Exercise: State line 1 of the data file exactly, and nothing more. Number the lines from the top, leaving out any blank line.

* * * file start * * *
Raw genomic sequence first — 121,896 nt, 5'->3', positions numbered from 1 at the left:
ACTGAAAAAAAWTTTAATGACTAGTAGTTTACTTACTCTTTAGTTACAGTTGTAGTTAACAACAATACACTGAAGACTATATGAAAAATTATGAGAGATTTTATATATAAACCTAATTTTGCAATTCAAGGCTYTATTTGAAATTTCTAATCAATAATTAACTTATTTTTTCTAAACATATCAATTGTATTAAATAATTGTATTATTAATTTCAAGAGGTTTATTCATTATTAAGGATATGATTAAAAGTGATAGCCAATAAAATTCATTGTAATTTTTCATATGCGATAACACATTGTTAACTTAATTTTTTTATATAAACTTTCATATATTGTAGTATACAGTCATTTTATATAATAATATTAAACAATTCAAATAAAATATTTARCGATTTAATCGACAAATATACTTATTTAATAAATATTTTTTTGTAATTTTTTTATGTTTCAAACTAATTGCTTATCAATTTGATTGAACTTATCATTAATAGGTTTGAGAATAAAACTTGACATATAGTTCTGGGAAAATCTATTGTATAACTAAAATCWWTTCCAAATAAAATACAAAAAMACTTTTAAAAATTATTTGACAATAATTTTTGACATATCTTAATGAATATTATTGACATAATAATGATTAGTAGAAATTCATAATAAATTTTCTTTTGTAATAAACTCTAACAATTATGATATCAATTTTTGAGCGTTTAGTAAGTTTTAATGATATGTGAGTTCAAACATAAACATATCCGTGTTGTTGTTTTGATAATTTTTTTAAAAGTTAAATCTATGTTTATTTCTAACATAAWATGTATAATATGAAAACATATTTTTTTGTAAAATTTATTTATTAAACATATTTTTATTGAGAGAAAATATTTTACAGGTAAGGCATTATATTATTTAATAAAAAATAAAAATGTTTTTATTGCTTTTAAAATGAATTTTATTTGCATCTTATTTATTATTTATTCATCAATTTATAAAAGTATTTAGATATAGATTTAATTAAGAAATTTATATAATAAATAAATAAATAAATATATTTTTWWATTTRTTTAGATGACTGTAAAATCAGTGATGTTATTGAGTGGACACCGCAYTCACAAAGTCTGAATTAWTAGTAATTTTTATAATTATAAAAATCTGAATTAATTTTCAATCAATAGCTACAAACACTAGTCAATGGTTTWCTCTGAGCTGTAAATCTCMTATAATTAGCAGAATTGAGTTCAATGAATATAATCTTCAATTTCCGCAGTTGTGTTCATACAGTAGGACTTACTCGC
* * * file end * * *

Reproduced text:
Raw genomic sequence first — 121,896 nt, 5'->3', positions numbered from 1 at the left: